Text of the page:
Blog WHS Visits
WHS #797: Gros Morne NP
Newfoundland’s Gros Morne National Park isn’t very well-known and doesn’t receive as many visitors - both among the general population and within our community - as comparable parks in the USA such as Olympic NP. When I visited in mid-June, there were usually only one or two cars at the viewpoints and trailheads parking lots. In 2018, it saw about 39,000 visitors. By comparison, Olympic NP counted 2.72 million….
The park has a large variety of landscapes, ranging from glaciers and fjords to freshwater lakes, tuckamore forest and coastal cliffs. I spent 2.5 days there: driving around while enjoying the views, hiking some of the trails, and doing the Western Brook Pond boat tour. From a logistical view, the park has a northern and a southern zone, separated by Bonne Bay. During my preparations, I enjoyed the lovingly detailed guidebook ‘Gros Morne National Park’ by Michael Burzynski.
In the southern zone, I did the Tablelands hike and the Green Gardens hike. Driving up there, Tablelands draws the attention right away: it’s a barren, brown mountain range among the surrounding forested ones. It looked stunning with the still remaining bits of snow and ice on its top and flanks. Its origins are fascinating too and it is an essential part of the OUV of this WHS: it is where deep ocean crust and the rocks of the earth's mantle lie exposed after having been uplifted through the action of plate tectonics. An easy, 4km return path with information panels gets you close. There is no ‘real’ soil here, only a few specialist plant species such as pitcher plants can survive.
The Green Gardens hike is a fine combination with Tablelands, as it has totally different scenery while still being only 5km or so away. This is a more strenuous hike (labeled ‘medium’, 9km return). You climb across a ridge and then descend towards the coast. Along the way a tuckamore forest provides shelter from the sun: these tuckamore trees are another signature feature of this park. They are spruce and fir trees that are stunted by the winds and winter weather, so they lean over to one side. The trail ends at a long stretch of coastal meadows, with views of sea stacks and fine areas for a picnic.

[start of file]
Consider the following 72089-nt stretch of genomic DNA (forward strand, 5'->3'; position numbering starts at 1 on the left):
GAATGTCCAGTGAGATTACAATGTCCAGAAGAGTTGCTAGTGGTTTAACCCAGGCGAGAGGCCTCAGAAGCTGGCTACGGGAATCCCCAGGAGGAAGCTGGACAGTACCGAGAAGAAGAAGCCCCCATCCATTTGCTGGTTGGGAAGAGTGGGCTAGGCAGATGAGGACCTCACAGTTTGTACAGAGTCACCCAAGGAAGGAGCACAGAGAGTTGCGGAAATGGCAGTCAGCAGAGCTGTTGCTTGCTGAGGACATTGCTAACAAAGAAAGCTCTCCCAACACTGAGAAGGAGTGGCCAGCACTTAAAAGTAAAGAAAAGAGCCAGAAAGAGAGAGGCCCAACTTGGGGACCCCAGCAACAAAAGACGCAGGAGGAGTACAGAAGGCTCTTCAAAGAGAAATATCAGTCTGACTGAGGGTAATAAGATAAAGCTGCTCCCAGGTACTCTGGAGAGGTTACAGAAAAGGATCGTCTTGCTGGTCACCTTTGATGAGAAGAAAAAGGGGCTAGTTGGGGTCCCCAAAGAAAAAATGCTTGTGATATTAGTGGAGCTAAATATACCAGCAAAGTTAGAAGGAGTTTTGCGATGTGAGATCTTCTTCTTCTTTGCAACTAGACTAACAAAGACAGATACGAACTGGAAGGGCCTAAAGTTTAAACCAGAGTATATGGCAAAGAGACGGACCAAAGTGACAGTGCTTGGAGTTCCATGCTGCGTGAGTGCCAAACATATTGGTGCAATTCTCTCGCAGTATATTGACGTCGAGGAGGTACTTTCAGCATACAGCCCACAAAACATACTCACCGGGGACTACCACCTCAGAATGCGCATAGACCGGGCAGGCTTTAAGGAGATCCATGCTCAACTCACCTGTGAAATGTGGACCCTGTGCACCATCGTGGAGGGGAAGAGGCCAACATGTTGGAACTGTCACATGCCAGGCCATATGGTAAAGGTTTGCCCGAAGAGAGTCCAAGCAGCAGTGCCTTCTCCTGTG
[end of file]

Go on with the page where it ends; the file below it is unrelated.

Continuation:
The northern zone is dissected by Highway 430, which is a nuisance as it comes with speeding trucks and other through traffic. I did a couple of short walks here, the Berry Head Pond trail (a loop around a lake) and Lobster Cove Head (with a lighthouse and more tuckamore trees). The main excursion here though is the Western Brook Pond Tour. This is the single most popular thing to do in the park: you need to pre-book weeks beforehand and when I arrived at the car park, 2 buses were just unloading their (elderly) passengers. It’s a 3km walk from the parking to the dock. The tour was a bit too cheesy for my taste and the boat very full, but the landscape again did not disappoint. Western Brook Pond is an inland or freshwater fjord since being cut off from the sea. I found the experience very similar to Norway’s Geiranger Fjord, with waterfalls, oddly shaped rocks and towering cliff walls (up to 700m high) along the route.
The park earned my 4 stars easily, but there were some disappointments as well. The main highway that cuts through it, as mentioned above. The park also lacks a certain wildness and sense of adventure, the visitor experience has been organized so well that it feels tamed down (there’s always a boardwalk to prevent wet feet). Also, Newfoundland is low in mammal wildlife and this park is no exception. There are some 400 native Caribou still roaming around and almost 10 times as many Moose, which were introduced from the mainland in the 19th century. I saw neither species during my stay here, although my start had been promising as at the Gros Morne mountain viewpoint, another traveller pointed out a bear moving about on a meadow high up. It could only be seen via binoculars.
Els - 19 June 2022